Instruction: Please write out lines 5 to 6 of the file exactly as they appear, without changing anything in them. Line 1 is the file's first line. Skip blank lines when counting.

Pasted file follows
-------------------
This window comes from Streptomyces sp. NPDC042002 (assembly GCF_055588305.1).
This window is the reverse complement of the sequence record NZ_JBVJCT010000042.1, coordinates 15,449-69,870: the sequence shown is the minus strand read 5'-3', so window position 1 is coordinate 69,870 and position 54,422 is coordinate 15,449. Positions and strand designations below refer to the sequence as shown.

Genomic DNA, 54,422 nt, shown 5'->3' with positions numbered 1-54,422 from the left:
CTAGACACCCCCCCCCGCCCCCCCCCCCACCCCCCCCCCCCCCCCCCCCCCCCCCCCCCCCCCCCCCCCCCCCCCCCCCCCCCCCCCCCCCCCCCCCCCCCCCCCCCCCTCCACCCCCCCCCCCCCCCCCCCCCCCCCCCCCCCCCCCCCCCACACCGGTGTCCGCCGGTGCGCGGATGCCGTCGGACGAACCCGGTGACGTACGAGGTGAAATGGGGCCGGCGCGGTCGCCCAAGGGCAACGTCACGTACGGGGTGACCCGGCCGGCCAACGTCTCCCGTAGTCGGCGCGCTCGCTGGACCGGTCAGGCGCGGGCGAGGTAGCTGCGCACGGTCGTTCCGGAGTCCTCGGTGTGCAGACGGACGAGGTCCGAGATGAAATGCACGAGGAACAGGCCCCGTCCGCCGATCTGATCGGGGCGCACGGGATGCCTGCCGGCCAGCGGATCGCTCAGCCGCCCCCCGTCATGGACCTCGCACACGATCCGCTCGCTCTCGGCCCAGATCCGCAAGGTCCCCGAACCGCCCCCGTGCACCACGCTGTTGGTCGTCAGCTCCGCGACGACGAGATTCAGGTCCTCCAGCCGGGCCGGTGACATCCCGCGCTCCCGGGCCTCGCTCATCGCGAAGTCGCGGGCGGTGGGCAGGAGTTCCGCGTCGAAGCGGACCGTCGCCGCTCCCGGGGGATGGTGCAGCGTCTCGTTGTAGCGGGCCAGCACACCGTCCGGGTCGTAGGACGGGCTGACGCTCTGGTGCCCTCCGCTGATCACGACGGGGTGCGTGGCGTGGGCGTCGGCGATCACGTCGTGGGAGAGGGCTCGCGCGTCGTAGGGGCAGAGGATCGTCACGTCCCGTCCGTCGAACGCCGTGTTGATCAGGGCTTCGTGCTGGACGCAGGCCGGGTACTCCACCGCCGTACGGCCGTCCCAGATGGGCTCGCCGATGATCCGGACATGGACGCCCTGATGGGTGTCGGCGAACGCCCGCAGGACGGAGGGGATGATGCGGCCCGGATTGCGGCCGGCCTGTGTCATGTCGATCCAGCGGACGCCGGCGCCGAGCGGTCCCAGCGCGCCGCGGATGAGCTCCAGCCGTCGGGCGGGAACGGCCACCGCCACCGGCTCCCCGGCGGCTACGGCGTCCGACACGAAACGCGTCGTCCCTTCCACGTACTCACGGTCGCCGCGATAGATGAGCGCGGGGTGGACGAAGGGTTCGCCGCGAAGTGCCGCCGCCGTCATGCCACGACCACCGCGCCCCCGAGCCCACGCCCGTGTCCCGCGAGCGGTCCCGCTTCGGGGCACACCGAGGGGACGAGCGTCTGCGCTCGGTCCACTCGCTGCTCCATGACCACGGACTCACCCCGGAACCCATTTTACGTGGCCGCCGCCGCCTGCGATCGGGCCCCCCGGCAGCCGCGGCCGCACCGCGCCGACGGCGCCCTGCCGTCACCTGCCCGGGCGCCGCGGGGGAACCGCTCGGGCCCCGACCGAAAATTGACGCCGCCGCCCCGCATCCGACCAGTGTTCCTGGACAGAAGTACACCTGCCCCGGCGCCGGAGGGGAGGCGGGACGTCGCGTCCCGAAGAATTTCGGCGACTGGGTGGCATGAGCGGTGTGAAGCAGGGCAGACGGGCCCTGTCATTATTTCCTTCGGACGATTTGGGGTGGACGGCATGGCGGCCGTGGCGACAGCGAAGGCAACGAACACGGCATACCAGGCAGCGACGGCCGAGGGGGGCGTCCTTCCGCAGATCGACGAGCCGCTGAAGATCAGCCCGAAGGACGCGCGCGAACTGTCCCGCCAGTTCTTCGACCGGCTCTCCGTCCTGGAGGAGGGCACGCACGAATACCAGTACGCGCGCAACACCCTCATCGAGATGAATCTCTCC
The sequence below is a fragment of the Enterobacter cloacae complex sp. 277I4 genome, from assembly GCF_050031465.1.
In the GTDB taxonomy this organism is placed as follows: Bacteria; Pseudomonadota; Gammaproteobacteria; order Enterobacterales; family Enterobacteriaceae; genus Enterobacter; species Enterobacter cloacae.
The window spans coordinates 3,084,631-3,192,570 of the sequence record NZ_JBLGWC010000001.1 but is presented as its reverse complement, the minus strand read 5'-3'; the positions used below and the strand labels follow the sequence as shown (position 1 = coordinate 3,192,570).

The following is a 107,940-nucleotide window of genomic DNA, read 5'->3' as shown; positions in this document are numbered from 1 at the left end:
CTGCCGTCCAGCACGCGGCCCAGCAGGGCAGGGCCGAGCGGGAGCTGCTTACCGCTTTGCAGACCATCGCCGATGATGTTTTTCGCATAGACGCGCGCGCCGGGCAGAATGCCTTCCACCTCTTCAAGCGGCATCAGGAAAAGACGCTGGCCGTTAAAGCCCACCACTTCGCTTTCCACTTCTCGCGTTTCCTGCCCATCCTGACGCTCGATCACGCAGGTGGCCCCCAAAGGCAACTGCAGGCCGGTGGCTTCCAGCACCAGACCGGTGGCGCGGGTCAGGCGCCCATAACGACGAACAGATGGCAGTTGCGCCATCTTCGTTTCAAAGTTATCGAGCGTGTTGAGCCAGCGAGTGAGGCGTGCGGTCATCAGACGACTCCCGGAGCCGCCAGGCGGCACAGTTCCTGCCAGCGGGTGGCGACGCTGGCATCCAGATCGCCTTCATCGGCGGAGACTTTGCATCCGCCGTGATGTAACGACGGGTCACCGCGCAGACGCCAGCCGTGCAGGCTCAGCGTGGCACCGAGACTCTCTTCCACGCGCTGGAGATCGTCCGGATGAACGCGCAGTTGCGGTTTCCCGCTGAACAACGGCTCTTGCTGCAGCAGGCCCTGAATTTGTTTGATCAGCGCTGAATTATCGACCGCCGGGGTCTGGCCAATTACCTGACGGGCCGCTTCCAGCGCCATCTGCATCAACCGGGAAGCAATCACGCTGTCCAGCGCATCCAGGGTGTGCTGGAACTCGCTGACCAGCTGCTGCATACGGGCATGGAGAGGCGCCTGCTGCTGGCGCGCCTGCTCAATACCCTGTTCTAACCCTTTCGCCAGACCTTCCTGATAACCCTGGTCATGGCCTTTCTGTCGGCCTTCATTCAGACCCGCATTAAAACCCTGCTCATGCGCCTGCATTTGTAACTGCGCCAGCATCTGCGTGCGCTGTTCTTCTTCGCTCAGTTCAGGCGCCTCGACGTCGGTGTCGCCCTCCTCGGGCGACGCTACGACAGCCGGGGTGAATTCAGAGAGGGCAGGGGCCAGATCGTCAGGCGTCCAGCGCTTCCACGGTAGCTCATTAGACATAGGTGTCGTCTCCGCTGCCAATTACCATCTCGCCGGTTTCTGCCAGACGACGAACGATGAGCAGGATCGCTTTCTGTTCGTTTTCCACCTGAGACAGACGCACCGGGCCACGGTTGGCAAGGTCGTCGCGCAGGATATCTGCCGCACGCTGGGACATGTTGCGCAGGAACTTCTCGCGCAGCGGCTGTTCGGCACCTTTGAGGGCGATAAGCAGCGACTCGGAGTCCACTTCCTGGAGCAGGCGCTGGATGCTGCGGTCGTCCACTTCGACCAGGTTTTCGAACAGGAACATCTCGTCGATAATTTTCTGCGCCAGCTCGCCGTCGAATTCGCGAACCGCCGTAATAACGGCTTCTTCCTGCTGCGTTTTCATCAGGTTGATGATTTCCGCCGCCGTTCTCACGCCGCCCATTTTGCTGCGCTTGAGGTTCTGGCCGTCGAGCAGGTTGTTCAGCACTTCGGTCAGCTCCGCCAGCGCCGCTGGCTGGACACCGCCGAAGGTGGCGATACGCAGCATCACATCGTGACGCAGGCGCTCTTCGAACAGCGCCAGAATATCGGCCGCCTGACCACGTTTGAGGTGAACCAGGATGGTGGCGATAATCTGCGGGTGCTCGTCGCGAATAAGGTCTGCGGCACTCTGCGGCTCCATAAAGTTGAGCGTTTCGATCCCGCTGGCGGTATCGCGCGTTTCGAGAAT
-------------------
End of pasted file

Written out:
The sequence below is a fragment of the Enterobacter cloacae complex sp. 277I4 genome, from assembly GCF_050031465.1.
In the GTDB taxonomy this organism is placed as follows: Bacteria; Pseudomonadota; Gammaproteobacteria; order Enterobacterales; family Enterobacteriaceae; genus Enterobacter; species Enterobacter cloacae.